. . . to perform light work . . . except he can frequently push, pull handle, or finger with the upper extremities. [i.e., exertional and manipulative limitations] He can frequently balance, stoop, kneel, crouch, and crawl. [i.e., postural limitations] He can frequently climb stairs and ramps. He can never climb ladders, ropes, and scaffolds. [i.e., exertional limitations] He can have occasional exposure to dust, noxious odors, fumes, poor ventilation, extreme cold, extreme heat, humidity, and wetness. [i.e., environmental limitations] He can understand and remember simple instructions, make simple work related decisions, carry-out simple instructions and can occasionally deal with supervisors and coworkers, but not the public. [i.e., mental limitations] He can alternate between walking and or standing and sitting every thirty minutes while remaining on task. [i.e., exertional limitations]

(Id. at 20-24.) At Step 4, the ALJ determined that Plaintiff was unable to perform any past relevant work. (Id. at 24.) At Step 5, considering Plaintiff's age, education, work experience, and RFC, the ALJ determined that there were jobs that existed in significant numbers in the national economy that Plaintiff could perform, such as mail clerk, office helper, and machine tender. (Id. at 25.) The ALJ therefore concluded that Plaintiff had not been under a disability, as defined in the Social Security Act, since August 30, 2014. (Id. at 25.)

         D. Standard of Review

         The District Court has jurisdiction to review the Commissioner's final administrative decision pursuant to 42 U.S.C. § 405(g). When reviewing a case under the Social Security Act, the Court “must affirm the Commissioner's decision if it ‘is supported by substantial evidence and was made pursuant to proper legal standards.'” Rabbers v. Comm'r of Soc. Sec., 582 F.3d 647, 651 (6th Cir. at 2009) (quoting Rogers v. Comm'r of Soc. Sec., 486 F.3d 234, 241 (6th Cir. at 2007)); see also 42 U.S.C. § 405(g) (“[t]he findings of the Commissioner of Social Security as to any fact, if supported by substantial evidence, shall be conclusive . . . .”). Under this standard, “substantial evidence is defined as ‘more than a scintilla of evidence but less than a preponderance; it is such relevant evidence as a reasonable mind might accept as adequate to support a conclusion.'” Rogers, 486 F.3d at 241 (quoting Cutlip v. Sec'y of Health & Human Servs., 25 F.3d 284, 286 (6th Cir. 1994)). In deciding whether substantial evidence supports the ALJ's decision, the court does “not try the case de novo, resolve conflicts in evidence or decide questions of credibility.” Bass v. McMahon, 499 F.3d 506, 509 (6th Cir. 2007); Rogers, 486 F.3d at 247 (“It is of course for the ALJ, and not the reviewing court, to evaluate the credibility of witnesses, including that of the claimant.”).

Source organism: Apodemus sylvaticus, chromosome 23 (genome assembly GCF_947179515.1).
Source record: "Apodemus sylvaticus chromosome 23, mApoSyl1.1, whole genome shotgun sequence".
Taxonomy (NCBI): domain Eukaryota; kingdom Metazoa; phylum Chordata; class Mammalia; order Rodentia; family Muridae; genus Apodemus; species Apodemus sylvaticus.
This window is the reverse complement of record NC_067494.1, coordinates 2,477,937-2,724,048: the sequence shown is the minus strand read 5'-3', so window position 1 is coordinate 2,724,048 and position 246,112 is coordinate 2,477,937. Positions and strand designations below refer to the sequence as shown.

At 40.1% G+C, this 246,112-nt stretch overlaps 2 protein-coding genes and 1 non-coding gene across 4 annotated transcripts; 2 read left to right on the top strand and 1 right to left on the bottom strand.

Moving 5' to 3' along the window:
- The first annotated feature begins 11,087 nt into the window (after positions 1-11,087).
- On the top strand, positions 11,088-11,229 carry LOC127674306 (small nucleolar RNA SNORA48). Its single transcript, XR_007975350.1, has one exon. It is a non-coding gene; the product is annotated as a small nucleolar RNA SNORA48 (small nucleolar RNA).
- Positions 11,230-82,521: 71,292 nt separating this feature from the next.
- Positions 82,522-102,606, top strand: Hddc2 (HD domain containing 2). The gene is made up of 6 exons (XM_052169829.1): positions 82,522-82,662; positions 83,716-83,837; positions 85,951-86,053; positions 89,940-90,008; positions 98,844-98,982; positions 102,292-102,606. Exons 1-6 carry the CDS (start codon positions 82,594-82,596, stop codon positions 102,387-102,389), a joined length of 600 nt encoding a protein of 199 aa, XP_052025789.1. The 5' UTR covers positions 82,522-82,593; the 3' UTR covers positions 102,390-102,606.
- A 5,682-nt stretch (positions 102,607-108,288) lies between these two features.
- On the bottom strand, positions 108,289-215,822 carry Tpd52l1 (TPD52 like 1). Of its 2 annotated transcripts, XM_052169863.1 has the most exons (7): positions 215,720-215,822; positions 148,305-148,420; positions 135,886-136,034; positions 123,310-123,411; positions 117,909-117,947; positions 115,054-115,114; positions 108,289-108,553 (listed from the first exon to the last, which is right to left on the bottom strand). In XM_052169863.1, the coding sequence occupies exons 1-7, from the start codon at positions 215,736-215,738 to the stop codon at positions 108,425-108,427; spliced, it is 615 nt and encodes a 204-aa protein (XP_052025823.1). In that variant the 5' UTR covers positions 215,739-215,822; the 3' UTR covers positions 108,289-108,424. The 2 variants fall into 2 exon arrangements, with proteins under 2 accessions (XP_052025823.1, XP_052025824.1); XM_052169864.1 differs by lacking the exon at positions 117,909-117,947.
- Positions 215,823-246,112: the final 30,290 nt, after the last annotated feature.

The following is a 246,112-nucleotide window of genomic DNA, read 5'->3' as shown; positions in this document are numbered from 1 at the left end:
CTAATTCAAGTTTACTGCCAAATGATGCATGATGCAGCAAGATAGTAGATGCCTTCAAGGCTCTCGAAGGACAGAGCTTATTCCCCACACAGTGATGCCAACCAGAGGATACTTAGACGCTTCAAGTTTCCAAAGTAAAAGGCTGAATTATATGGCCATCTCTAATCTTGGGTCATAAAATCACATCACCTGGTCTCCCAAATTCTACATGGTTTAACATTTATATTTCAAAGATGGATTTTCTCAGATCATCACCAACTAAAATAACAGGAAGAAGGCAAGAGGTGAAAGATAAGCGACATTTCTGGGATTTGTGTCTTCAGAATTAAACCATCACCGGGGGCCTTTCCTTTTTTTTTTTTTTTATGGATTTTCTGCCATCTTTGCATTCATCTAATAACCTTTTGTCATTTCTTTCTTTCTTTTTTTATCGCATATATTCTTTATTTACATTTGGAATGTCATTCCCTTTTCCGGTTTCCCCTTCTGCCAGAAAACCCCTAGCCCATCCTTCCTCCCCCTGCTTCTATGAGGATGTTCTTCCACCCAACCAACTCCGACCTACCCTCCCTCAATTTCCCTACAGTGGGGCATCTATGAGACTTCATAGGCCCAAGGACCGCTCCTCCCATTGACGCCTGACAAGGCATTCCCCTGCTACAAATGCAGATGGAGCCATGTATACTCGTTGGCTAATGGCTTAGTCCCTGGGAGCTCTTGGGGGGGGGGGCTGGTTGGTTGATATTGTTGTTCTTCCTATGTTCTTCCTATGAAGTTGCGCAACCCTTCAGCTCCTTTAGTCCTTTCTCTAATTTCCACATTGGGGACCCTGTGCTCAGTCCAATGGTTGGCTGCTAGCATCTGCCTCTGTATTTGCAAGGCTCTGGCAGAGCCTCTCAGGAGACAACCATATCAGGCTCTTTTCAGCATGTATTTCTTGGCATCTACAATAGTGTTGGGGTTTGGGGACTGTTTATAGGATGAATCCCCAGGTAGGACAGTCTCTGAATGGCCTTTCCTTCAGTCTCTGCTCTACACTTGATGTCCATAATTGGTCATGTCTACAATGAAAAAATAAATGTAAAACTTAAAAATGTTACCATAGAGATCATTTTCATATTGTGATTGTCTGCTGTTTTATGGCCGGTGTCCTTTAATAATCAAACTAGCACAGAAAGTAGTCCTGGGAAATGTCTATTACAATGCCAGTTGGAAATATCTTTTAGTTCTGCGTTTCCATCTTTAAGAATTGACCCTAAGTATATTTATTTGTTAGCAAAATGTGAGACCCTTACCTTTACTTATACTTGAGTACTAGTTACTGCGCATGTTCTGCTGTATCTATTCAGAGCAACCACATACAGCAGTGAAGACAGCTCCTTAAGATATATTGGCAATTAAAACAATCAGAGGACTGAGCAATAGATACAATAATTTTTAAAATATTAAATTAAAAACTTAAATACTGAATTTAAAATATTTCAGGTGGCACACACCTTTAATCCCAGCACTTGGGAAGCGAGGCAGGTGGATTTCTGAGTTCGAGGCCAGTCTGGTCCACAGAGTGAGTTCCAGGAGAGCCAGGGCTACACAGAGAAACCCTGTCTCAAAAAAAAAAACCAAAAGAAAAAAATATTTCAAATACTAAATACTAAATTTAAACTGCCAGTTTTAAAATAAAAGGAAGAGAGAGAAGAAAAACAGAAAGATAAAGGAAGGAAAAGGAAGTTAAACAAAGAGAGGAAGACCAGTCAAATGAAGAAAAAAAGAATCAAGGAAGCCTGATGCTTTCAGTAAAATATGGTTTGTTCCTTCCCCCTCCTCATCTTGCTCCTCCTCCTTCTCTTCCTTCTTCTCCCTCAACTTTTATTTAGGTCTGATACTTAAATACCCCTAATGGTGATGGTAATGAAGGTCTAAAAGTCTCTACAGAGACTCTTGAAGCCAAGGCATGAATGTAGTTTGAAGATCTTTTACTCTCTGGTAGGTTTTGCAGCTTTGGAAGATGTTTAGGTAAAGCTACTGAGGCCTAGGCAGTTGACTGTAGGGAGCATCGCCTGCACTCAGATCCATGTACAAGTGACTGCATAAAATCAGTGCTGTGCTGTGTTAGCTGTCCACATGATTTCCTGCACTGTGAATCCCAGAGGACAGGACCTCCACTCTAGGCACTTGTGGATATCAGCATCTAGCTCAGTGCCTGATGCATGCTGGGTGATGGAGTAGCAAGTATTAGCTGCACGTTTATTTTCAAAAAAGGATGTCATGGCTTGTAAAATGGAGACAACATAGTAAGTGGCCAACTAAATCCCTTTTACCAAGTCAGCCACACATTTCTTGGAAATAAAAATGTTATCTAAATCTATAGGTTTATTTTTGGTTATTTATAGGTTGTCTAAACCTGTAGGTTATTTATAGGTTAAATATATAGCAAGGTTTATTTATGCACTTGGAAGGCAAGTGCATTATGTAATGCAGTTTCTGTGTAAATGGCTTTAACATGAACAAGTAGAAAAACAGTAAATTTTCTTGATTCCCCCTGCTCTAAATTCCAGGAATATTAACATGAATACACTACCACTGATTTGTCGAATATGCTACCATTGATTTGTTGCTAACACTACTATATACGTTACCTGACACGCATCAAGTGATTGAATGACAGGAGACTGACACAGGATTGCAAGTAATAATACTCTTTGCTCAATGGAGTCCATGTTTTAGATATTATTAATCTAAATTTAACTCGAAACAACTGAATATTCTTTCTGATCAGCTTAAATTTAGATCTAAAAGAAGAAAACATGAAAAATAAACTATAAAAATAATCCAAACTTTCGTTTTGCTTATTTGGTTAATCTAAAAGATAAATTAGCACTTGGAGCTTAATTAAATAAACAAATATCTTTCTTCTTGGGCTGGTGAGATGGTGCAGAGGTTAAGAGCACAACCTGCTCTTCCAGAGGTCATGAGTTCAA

Although the substantial evidence standard is deferential, it is not trivial. The Court must “‘take into account whatever in the record fairly detracts from [the] weight'” of the Commissioner's decision. TNS, Inc. v. NLRB, 296 F.3d 384, 395 (6th Cir. 2002) (quoting Universal Camera Corp. v. NLRB, 340 U.S. 474, 487 (1951)). Nevertheless, “if substantial evidence supports the ALJ's decision, this Court defers to that finding ‘even if there is substantial evidence in the record that would have supported an opposite conclusion.'” Blakley v. Comm'r of Soc. Sec., 581 F.3d 399, 406 (quoting Key v. Callahan, 109 F.3d 270, 273 (6th Cir. 1997)). Finally, even if the ALJ's decision meets the substantial evidence standard, “‘a decision of the Commissioner will not be upheld where the SSA fails to follow its own regulations and where that error prejudices a claimant on the merits or deprives the claimant of a substantial right.'” Rabbers, 582 F.3d at 651 (quoting Bowen v. Comm'r of Soc. Sec., 478 F.3d 742, 746 (6th Cir. 2007)).

         E. ...